Hillary Clinton unveils gun measures after shooting

Days after a deadly shooting in Oregon, Democratic presidential hopeful Hillary Clinton unveiled gun control measures aimed at strengthening background checks on gun buyers and eliminating legal immunity for sellers.

During a daylong campaign swing through New Hampshire, Clinton proposed a repeal of legislation that shields gun manufacturers, distributors, and dealers from most liability suits, even in the case of mass shootings like the one that killed nine people at a community college last Thursday.

Clinton has made tightening gun laws a centrepiece of her presidential campaign, vowing she would use her executive power as president to expand background checks for sellers at gun shows and online and back legislation banning domestic abusers from purchasing guns.

She also backed congressional efforts to stop retailers from selling guns to people with incomplete background checks, as happened when Dylann Roof, the man charged in the Charleston church shooting, bought his gun.

“I will try every way I can to get those guns out of the hands of people who shouldn’t have them,” she told voters gathered for a town hall meeting in Hollis, New Hampshire.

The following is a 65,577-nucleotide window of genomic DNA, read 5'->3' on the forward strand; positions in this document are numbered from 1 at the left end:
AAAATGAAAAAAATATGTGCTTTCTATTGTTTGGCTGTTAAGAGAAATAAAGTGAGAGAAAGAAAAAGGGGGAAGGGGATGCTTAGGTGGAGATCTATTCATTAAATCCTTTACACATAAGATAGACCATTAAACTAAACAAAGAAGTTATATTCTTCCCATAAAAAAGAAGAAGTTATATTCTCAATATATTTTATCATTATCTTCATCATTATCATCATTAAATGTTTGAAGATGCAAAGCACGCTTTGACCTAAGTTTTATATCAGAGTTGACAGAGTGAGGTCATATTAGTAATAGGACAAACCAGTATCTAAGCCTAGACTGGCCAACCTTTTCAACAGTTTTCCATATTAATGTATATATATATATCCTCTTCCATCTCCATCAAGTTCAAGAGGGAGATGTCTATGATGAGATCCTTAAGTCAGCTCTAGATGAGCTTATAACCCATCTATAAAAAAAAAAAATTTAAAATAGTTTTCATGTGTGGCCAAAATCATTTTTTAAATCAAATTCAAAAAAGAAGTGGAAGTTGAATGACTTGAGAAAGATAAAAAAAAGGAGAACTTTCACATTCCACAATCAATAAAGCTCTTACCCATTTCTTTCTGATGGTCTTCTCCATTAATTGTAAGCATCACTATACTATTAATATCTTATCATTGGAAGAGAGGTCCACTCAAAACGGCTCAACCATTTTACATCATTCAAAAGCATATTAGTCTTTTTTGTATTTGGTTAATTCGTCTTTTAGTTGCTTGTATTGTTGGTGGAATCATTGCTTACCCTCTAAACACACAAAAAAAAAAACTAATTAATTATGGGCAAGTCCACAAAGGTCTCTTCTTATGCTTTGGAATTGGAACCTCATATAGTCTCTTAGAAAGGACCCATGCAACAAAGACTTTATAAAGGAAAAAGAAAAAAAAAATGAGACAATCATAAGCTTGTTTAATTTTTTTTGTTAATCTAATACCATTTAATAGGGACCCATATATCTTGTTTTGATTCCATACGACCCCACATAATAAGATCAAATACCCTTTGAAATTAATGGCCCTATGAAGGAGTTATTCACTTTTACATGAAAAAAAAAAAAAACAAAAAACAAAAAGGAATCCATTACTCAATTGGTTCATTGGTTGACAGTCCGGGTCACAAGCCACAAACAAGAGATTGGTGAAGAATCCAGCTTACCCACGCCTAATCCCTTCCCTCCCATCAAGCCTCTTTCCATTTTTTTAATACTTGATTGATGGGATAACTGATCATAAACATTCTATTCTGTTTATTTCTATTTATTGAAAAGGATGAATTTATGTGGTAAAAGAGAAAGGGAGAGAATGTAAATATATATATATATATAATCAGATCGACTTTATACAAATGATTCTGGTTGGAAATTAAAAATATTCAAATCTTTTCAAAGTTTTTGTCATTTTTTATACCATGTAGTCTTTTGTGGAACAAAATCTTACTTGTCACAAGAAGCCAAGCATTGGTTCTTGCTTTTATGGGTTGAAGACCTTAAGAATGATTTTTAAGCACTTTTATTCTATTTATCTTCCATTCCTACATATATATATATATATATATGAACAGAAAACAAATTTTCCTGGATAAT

“We need to prevent these kinds of crimes that are happening.”

The plan marks an effort by Clinton to stake out liberal ground against her closest rival, Vermont senator Bernie Sanders.

While Sanders has wooed the Democratic base with his liberal positions on issues such as income inequality and college debt, he has struggled to defend a more mixed record on gun legislation, a reflection, he says, of his rural, gun-friendly home-state.

After the Sandy Hook Elementary School shooting in 2013, Sanders backed all the Democratic gun bills brought up in Congress.

However, in 1993, he voted against the landmark Brady handgun bill, which imposed a five-day waiting period for gun purchasers, and he backed the 2005 legislation granting legal immunity to many in the gun industry.

Sanders supports banning assault weapons and closing the so-called ‘gun show loophole’ that exempts private, unlicensed gun sales from background checks.

Clinton declined to directly go after that record yesterday, saying she would let “Senator Sanders talk about himself”.


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